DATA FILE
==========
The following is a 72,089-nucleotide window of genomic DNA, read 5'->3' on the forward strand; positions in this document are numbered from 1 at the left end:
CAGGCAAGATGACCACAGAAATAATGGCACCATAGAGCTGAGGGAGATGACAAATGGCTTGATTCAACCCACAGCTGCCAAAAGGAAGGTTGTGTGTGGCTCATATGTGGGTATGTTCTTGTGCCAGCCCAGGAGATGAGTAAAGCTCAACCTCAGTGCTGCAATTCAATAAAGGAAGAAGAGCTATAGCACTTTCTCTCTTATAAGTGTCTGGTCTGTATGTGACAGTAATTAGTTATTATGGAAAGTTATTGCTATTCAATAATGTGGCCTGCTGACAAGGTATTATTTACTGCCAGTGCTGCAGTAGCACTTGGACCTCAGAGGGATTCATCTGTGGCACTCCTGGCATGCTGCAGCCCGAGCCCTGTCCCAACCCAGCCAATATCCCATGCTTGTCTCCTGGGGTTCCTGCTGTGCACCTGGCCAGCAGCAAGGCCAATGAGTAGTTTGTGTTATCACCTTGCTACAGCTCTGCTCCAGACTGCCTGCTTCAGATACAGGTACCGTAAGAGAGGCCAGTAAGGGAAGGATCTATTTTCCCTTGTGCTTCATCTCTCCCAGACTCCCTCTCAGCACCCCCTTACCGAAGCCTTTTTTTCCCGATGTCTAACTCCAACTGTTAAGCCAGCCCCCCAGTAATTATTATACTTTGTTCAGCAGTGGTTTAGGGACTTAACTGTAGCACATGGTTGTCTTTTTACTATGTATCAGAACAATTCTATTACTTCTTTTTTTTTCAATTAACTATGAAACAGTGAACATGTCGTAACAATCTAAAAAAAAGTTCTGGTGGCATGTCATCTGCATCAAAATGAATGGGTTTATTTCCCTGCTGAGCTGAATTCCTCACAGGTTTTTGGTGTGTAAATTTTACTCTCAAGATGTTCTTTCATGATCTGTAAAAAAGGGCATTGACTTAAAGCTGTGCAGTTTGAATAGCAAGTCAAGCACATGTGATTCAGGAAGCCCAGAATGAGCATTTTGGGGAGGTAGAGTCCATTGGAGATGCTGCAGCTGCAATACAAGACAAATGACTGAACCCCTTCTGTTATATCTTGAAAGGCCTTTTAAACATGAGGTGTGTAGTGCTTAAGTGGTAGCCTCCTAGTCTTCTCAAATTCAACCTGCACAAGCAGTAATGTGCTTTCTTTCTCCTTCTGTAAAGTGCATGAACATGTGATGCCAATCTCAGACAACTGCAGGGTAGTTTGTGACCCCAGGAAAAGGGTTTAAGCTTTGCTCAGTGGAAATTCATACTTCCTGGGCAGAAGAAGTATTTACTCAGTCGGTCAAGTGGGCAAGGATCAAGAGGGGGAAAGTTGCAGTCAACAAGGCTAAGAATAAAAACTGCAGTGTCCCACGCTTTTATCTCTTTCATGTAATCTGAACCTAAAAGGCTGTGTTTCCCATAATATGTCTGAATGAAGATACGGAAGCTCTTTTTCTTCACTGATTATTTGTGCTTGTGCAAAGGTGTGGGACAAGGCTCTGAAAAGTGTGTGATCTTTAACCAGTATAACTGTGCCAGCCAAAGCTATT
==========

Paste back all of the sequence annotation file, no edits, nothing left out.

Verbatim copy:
The following is a 72,089-nucleotide window of genomic DNA, read 5'->3' on the forward strand; positions in this document are numbered from 1 at the left end:
CAGGCAAGATGACCACAGAAATAATGGCACCATAGAGCTGAGGGAGATGACAAATGGCTTGATTCAACCCACAGCTGCCAAAAGGAAGGTTGTGTGTGGCTCATATGTGGGTATGTTCTTGTGCCAGCCCAGGAGATGAGTAAAGCTCAACCTCAGTGCTGCAATTCAATAAAGGAAGAAGAGCTATAGCACTTTCTCTCTTATAAGTGTCTGGTCTGTATGTGACAGTAATTAGTTATTATGGAAAGTTATTGCTATTCAATAATGTGGCCTGCTGACAAGGTATTATTTACTGCCAGTGCTGCAGTAGCACTTGGACCTCAGAGGGATTCATCTGTGGCACTCCTGGCATGCTGCAGCCCGAGCCCTGTCCCAACCCAGCCAATATCCCATGCTTGTCTCCTGGGGTTCCTGCTGTGCACCTGGCCAGCAGCAAGGCCAATGAGTAGTTTGTGTTATCACCTTGCTACAGCTCTGCTCCAGACTGCCTGCTTCAGATACAGGTACCGTAAGAGAGGCCAGTAAGGGAAGGATCTATTTTCCCTTGTGCTTCATCTCTCCCAGACTCCCTCTCAGCACCCCCTTACCGAAGCCTTTTTTTCCCGATGTCTAACTCCAACTGTTAAGCCAGCCCCCCAGTAATTATTATACTTTGTTCAGCAGTGGTTTAGGGACTTAACTGTAGCACATGGTTGTCTTTTTACTATGTATCAGAACAATTCTATTACTTCTTTTTTTTTCAATTAACTATGAAACAGTGAACATGTCGTAACAATCTAAAAAAAAGTTCTGGTGGCATGTCATCTGCATCAAAATGAATGGGTTTATTTCCCTGCTGAGCTGAATTCCTCACAGGTTTTTGGTGTGTAAATTTTACTCTCAAGATGTTCTTTCATGATCTGTAAAAAAGGGCATTGACTTAAAGCTGTGCAGTTTGAATAGCAAGTCAAGCACATGTGATTCAGGAAGCCCAGAATGAGCATTTTGGGGAGGTAGAGTCCATTGGAGATGCTGCAGCTGCAATACAAGACAAATGACTGAACCCCTTCTGTTATATCTTGAAAGGCCTTTTAAACATGAGGTGTGTAGTGCTTAAGTGGTAGCCTCCTAGTCTTCTCAAATTCAACCTGCACAAGCAGTAATGTGCTTTCTTTCTCCTTCTGTAAAGTGCATGAACATGTGATGCCAATCTCAGACAACTGCAGGGTAGTTTGTGACCCCAGGAAAAGGGTTTAAGCTTTGCTCAGTGGAAATTCATACTTCCTGGGCAGAAGAAGTATTTACTCAGTCGGTCAAGTGGGCAAGGATCAAGAGGGGGAAAGTTGCAGTCAACAAGGCTAAGAATAAAAACTGCAGTGTCCCACGCTTTTATCTCTTTCATGTAATCTGAACCTAAAAGGCTGTGTTTCCCATAATATGTCTGAATGAAGATACGGAAGCTCTTTTTCTTCACTGATTATTTGTGCTTGTGCAAAGGTGTGGGACAAGGCTCTGAAAAGTGTGTGATCTTTAACCAGTATAACTGTGCCAGCCAAAGCTATT